A woman who can’t walk has teamed up with a man who can’t see – and the two of them have now become the best buddies ever.
Trevor Hahn and Melanie Knecht, who both live in Fort Collins, Colorado, are showing the world the true meaning of teamwork, according to Good Morning America.
Ever since they met at an adaptive exercise class, the duo joined hands to explore Colorado mountains and trails.
Trevor lost his vision due to glaucoma five years ago while Melanie is confined to a wheelchair as she was born with Spina bifida, the outlet reported.
The pair started hiking with each other after learning that both of them love outdoor excursions.
During their trips, Melanie gives verbal directions to guide Trevor along the trails as he carefully carries her in a secure harness on his back.
Speaking to GMA, Melanie said: “It just seemed like common sense. He’s the legs, I’m the eyes — boom! Together, we’re the dream team.”
“This way, we both have purpose and this huge responsibility,” Trevor told 5280 Magazine.
The hiking buddies document their outdoor adventures on their Instagram page @hiking_with_sight, where they define their treks as “a journey of purpose between two friends, one who cannot see and one who cannot walk.”
After Trevor lost his vision, he didn’t give up on his love for hiking and started using adaptive mechanisms to hike such as following a bell sound.
“But it didn’t really give me a purpose. Like, I was just following this bell,” he told KDVR. “It would be really cool if I could have a purpose on the trail.”
After he started trekking with Melanie, he feels as if he’s got his purpose.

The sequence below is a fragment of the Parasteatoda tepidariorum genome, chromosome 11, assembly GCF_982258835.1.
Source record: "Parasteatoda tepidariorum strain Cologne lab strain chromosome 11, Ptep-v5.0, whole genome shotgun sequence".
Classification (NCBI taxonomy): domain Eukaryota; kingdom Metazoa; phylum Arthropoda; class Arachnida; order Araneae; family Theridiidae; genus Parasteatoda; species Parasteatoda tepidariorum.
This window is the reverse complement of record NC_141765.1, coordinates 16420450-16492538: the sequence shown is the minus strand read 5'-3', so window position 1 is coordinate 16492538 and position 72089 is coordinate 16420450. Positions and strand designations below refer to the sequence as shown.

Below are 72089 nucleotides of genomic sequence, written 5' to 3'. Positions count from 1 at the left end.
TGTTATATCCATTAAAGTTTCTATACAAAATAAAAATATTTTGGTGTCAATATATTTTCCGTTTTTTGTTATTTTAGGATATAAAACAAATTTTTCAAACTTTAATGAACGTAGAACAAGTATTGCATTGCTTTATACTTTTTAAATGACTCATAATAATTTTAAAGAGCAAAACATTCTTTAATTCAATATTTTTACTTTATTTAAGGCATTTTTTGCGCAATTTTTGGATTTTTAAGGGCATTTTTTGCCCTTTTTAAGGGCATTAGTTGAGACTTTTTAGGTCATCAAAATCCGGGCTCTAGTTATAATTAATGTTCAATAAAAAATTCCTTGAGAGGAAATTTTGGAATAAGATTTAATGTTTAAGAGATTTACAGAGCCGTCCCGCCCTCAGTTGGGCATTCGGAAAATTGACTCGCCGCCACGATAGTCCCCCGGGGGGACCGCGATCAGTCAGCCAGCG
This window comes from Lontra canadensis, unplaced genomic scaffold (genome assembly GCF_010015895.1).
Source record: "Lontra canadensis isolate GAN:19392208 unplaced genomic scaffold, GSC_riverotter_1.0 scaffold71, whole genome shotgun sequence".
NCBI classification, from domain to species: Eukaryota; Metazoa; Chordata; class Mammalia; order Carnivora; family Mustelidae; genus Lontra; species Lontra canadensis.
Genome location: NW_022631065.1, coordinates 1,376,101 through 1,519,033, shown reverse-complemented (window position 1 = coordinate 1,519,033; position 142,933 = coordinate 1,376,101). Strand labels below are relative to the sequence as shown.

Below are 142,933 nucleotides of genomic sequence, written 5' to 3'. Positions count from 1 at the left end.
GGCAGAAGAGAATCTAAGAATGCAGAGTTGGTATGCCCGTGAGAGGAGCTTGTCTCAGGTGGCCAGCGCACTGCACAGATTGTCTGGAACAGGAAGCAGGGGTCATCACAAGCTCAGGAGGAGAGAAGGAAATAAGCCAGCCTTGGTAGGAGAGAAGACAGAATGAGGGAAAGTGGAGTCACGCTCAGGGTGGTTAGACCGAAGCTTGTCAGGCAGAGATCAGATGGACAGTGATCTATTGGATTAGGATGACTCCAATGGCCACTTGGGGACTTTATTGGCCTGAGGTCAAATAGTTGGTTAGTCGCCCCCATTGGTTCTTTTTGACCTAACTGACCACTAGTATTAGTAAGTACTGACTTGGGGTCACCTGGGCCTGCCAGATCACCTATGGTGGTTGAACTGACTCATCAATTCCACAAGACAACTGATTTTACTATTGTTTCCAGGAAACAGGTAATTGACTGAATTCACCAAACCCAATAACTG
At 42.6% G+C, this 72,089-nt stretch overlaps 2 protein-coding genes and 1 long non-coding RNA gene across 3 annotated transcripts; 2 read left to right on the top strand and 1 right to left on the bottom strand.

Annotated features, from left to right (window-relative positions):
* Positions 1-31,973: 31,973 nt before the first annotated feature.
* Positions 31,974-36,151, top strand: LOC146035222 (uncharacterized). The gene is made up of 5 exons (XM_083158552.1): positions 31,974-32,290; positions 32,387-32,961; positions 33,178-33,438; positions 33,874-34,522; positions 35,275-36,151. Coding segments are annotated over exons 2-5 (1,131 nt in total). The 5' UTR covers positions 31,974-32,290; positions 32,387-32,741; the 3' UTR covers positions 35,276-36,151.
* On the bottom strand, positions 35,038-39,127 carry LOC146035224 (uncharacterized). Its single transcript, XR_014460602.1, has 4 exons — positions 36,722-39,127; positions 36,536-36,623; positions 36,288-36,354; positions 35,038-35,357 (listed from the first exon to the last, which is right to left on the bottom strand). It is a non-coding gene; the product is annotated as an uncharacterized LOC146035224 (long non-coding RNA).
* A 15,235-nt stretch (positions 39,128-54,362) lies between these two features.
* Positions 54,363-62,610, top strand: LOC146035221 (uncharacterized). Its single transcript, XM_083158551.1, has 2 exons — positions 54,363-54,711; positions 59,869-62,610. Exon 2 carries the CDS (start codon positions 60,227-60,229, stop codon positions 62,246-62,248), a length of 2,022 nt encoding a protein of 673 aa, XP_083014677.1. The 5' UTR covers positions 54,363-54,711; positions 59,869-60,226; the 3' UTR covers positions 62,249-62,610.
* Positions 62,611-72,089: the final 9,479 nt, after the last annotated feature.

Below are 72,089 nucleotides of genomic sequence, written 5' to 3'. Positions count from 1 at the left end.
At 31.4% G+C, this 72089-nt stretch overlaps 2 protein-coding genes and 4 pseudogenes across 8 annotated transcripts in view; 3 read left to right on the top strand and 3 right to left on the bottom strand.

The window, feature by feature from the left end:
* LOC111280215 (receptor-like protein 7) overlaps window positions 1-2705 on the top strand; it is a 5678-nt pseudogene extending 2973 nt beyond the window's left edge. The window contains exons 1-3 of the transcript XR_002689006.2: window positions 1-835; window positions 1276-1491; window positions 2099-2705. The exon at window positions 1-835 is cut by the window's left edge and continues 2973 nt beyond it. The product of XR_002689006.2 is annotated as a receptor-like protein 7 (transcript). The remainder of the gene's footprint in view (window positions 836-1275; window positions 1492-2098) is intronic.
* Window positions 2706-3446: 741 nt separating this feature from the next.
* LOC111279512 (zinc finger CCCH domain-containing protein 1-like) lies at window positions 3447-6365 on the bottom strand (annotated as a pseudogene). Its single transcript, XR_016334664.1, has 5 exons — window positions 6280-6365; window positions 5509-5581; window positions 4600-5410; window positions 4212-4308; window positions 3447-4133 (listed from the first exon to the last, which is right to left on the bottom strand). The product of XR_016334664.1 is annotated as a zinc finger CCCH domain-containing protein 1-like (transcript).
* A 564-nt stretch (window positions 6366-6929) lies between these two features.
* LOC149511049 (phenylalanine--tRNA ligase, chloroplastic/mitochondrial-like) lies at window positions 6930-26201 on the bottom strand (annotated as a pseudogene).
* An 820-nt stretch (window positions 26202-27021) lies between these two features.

“It made me so happy to help someone experience what I’ve been able to experience my whole life,” he said to GMA.
“Just getting on top of a mountain, a car can’t get to it, you just feel that sense of accomplishment. The best part is being able to make her smile. That gives me purpose.”
Melanie is happy beyond words to be able to hike without sitting on a wheelchair.
“I’ve been in a wheelchair my whole life, and it’s an amazing feeling to leave it literally miles behind on the trail,” she said. “I even couldn’t get in it if I wanted to, and that’s a great feeling.”
According to GMA, the next big excursion for the pair is to traverse a fourteener, a 14,000-foot high mountain.
Speaking of their biggest climb which they will be doing next month, Melanie told 5280: “There’s definitely a learning curve.
“I’m trying to warn him about obstacles far in advance, but also tell him if he’s about to trip on a rock or root in that moment. I have to interrupt myself to give directions.”
“It takes a lot of teamwork,” Trevor added. “If I fall, she falls.”
Melanie has also got some advice for other disabled people. “Ask questions of people with disabilities, to see what they like and what they want to do,” she said.
“Don’t not include them because you think they won’t be able to do something.”